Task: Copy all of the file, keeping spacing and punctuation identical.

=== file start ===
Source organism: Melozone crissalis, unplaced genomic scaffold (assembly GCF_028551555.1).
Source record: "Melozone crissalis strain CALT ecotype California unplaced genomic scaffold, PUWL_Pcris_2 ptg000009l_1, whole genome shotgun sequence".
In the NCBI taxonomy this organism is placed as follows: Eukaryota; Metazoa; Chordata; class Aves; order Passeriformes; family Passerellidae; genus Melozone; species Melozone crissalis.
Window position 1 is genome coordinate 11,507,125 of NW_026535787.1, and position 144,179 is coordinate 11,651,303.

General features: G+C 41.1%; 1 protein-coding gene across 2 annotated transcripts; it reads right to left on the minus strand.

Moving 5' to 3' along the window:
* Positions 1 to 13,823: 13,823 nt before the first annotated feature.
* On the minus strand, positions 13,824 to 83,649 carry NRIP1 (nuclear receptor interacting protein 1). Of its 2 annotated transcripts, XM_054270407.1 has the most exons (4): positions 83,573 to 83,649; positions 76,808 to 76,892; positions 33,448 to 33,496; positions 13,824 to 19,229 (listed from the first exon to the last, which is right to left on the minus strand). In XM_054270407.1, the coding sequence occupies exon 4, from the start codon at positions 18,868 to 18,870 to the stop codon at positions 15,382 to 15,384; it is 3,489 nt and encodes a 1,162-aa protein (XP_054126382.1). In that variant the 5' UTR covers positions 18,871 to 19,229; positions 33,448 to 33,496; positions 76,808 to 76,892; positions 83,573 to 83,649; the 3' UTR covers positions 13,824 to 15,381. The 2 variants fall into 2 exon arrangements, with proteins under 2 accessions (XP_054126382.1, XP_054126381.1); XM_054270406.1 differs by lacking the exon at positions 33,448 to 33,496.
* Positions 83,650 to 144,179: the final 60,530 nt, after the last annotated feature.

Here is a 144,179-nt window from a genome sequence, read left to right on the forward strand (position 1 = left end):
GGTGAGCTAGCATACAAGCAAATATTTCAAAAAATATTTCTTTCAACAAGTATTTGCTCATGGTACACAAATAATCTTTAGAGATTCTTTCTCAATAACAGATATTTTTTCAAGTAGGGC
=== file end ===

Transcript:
Source organism: Melozone crissalis, unplaced genomic scaffold (assembly GCF_028551555.1).
Source record: "Melozone crissalis strain CALT ecotype California unplaced genomic scaffold, PUWL_Pcris_2 ptg000009l_1, whole genome shotgun sequence".
In the NCBI taxonomy this organism is placed as follows: Eukaryota; Metazoa; Chordata; class Aves; order Passeriformes; family Passerellidae; genus Melozone; species Melozone crissalis.
Window position 1 is genome coordinate 11,507,125 of NW_026535787.1, and position 144,179 is coordinate 11,651,303.

General features: G+C 41.1%; 1 protein-coding gene across 2 annotated transcripts; it reads right to left on the minus strand.

Moving 5' to 3' along the window:
* Positions 1 to 13,823: 13,823 nt before the first annotated feature.
* On the minus strand, positions 13,824 to 83,649 carry NRIP1 (nuclear receptor interacting protein 1). Of its 2 annotated transcripts, XM_054270407.1 has the most exons (4): positions 83,573 to 83,649; positions 76,808 to 76,892; positions 33,448 to 33,496; positions 13,824 to 19,229 (listed from the first exon to the last, which is right to left on the minus strand). In XM_054270407.1, the coding sequence occupies exon 4, from the start codon at positions 18,868 to 18,870 to the stop codon at positions 15,382 to 15,384; it is 3,489 nt and encodes a 1,162-aa protein (XP_054126382.1). In that variant the 5' UTR covers positions 18,871 to 19,229; positions 33,448 to 33,496; positions 76,808 to 76,892; positions 83,573 to 83,649; the 3' UTR covers positions 13,824 to 15,381. The 2 variants fall into 2 exon arrangements, with proteins under 2 accessions (XP_054126382.1, XP_054126381.1); XM_054270406.1 differs by lacking the exon at positions 33,448 to 33,496.
* Positions 83,650 to 144,179: the final 60,530 nt, after the last annotated feature.

Here is a 144,179-nt window from a genome sequence, read left to right on the forward strand (position 1 = left end):
GGTGAGCTAGCATACAAGCAAATATTTCAAAAAATATTTCTTTCAACAAGTATTTGCTCATGGTACACAAATAATCTTTAGAGATTCTTTCTCAATAACAGATATTTTTTCAAGTAGGGC